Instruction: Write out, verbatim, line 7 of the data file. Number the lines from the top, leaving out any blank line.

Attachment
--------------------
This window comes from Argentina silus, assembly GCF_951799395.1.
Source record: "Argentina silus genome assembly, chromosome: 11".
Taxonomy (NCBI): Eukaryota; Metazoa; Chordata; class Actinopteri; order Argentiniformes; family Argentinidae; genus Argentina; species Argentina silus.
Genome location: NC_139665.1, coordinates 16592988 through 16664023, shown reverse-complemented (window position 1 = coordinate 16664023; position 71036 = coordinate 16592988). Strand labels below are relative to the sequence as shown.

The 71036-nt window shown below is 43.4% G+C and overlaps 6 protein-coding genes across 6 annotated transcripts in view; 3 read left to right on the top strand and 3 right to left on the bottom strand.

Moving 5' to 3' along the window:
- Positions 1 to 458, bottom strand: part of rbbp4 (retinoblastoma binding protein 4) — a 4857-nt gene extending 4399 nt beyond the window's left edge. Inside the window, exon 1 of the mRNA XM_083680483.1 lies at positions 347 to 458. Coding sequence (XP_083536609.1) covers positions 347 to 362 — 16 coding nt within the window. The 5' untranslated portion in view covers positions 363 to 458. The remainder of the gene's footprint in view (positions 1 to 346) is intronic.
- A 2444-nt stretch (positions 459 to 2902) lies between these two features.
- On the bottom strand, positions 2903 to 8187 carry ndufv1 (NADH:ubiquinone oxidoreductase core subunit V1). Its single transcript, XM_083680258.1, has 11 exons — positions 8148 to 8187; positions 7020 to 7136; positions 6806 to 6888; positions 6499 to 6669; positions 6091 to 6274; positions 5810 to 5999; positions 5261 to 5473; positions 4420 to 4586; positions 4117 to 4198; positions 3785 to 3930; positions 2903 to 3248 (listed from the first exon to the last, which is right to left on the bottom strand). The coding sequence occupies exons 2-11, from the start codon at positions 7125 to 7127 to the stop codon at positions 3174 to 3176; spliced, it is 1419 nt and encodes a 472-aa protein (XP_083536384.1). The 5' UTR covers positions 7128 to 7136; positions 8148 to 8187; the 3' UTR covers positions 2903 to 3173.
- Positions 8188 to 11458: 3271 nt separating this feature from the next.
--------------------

- Positions 1 to 458, bottom strand: part of rbbp4 (retinoblastoma binding protein 4) — a 4857-nt gene extending 4399 nt beyond the window's left edge. Inside the window, exon 1 of the mRNA XM_083680483.1 lies at positions 347 to 458. Coding sequence (XP_083536609.1) covers positions 347 to 362 — 16 coding nt within the window. The 5' untranslated portion in view covers positions 363 to 458. The remainder of the gene's footprint in view (positions 1 to 346) is intronic.